By Zachary Harmuth

Now that the first real snow of the winter has come and the first few days with temperatures well below freezing, with icy windshields and red faces that come along with it, it is easy to recall fondly those 90 degree days of August.

It is also temptoing to think about packing a suitcase and driving south, until people in bathing suits start passing by your window, evidence that, like an astronaut on a foreign planet detecting oxygen, it is safe to open your visor or roll down the window and let the air in.

Well, if that is your plan, then south is your best bet. That or west. The places in the country (except Hawaii) with the highest average January temperature over the years are the desert spanning the border of Arizona and California, and southern Florida.

As for Florida, a much closer drive, pretty much anywhere south of the city of Tampa has an average January temperature of more than 80 degrees Fahrenheit. Same goes for the desert aforementioned. Death Valley- the hottest place on earth- can reach up to 128 degrees Fahrenheit in January.

But if your figure you will just ride out the current cold spell huddled up indoors, it might warm you up a bit to think about how much colder it is in other parts of the country.

Excluding Alaska, you could be thankful that you do not live in northern Minnesota or North Dakota. There, average January temperatures range from a low of 0 degrees Fahrenheit to a high of 24 degrees.

The current lows this week in Williamson County- which was 1 degree Fahrenheit on Sunday night- thankfully are not anywhere near the average temperature for this time of year. Historically, in January, Tennessee has average in January a low of 48 degrees and a high of 64.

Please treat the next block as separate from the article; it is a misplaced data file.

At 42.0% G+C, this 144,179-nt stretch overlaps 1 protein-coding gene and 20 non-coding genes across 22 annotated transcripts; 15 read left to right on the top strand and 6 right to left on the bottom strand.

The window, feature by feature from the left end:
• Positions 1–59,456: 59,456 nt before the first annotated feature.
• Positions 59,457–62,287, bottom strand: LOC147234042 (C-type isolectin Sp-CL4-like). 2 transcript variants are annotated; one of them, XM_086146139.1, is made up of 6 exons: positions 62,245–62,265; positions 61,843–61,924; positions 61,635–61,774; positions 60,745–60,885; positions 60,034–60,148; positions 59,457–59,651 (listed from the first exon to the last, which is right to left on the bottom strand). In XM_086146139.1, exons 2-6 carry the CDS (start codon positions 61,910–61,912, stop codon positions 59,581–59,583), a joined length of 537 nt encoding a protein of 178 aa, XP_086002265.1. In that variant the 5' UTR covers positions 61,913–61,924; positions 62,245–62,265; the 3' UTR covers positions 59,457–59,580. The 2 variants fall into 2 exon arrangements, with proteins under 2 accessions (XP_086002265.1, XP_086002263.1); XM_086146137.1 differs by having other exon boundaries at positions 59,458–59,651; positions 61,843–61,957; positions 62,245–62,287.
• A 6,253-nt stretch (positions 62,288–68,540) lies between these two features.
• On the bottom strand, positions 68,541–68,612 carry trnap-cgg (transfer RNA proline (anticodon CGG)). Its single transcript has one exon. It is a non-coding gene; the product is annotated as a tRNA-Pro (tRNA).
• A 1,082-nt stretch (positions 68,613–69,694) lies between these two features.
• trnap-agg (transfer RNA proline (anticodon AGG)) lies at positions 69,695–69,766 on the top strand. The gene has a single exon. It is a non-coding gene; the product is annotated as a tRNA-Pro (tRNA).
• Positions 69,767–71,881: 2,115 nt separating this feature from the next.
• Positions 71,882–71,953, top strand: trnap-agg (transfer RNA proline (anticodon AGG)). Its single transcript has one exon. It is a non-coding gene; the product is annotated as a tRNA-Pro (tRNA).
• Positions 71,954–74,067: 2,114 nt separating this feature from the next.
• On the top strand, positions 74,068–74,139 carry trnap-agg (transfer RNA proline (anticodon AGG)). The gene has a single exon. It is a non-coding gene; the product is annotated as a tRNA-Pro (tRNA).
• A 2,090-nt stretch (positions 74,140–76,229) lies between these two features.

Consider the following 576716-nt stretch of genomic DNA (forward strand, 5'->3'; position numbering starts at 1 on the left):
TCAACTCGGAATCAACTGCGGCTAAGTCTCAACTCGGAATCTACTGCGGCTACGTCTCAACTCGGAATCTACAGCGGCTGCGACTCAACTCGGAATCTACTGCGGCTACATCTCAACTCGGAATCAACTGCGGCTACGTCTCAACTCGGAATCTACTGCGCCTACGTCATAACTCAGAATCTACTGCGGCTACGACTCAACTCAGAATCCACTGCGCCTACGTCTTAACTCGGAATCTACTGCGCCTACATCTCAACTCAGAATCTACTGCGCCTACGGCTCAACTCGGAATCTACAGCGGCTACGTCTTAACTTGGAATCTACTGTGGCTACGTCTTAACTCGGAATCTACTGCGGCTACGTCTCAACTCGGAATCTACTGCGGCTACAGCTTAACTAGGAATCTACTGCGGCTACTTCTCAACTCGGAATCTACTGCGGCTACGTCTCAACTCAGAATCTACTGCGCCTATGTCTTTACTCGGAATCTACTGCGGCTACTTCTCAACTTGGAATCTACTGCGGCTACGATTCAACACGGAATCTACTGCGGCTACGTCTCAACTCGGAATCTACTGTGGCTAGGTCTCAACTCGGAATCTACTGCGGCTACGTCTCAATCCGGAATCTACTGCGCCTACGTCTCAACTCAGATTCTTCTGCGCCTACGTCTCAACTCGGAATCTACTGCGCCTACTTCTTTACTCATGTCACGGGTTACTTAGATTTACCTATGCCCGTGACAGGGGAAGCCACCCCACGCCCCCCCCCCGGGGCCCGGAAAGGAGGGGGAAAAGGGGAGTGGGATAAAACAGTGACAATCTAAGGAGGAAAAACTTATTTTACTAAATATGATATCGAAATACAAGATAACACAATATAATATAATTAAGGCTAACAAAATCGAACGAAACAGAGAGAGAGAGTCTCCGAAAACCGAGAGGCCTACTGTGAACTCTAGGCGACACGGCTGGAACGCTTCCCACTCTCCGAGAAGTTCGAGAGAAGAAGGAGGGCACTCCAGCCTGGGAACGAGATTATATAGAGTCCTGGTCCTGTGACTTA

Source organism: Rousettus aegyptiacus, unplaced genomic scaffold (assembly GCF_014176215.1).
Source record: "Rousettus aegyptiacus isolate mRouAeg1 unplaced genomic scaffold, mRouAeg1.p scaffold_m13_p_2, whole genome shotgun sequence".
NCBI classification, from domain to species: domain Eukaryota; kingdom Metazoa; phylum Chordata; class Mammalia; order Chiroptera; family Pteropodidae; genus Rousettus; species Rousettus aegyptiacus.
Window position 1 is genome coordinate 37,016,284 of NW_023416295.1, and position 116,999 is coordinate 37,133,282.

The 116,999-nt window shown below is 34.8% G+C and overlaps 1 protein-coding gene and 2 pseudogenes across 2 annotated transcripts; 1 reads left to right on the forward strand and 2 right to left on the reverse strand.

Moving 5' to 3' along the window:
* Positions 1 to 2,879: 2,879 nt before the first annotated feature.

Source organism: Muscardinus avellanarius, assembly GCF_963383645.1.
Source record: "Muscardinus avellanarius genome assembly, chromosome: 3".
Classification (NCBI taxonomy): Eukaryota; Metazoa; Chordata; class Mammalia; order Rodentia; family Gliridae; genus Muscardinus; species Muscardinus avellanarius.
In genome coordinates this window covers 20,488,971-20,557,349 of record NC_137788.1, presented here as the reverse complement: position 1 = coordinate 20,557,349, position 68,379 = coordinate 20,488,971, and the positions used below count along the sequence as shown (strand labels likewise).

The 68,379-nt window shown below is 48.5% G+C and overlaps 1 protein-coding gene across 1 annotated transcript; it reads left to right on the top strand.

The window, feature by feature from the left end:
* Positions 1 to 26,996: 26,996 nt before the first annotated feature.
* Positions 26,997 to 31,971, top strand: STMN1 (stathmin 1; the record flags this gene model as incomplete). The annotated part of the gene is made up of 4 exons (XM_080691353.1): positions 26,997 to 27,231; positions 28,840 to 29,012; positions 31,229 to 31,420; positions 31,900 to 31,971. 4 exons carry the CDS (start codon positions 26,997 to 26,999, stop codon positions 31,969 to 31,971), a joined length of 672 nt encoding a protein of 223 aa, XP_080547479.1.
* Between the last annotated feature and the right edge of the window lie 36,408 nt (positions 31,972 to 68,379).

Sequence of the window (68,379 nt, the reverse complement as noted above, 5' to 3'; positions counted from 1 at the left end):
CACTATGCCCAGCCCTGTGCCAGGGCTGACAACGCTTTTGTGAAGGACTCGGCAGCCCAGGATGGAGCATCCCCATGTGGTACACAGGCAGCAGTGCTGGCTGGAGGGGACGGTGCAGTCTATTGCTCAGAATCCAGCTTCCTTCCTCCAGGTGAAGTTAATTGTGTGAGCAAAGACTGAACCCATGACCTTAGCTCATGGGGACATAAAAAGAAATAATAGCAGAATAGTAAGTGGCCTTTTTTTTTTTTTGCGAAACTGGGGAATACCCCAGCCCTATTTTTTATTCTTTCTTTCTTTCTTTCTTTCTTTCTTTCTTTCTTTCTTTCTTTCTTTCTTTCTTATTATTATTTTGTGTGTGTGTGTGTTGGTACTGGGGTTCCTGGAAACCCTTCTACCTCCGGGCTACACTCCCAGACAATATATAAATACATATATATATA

So, this current cold spell that is about 50 degrees colder than what is the normal average for this time of year- is an anomaly.

And, unless you have not already begun to refugee south, hold on just a while longer and things should get back to normal.

With any luck, temperatures should go back up in no time. If not, well, there is always Florida.

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Andrea Hinds
Andrea has always loved the written word. She holds a B.A. in Journalism and a Masters in Creative Writing, both from Belmont University. Both sides of her family have lived in Williamson County for generations, so writing for Williamson Source is the perfect fit. She loves to hear stories of what Williamson County was like when her parents and grandparents were young and to write about this ever evolving county is truly special for her.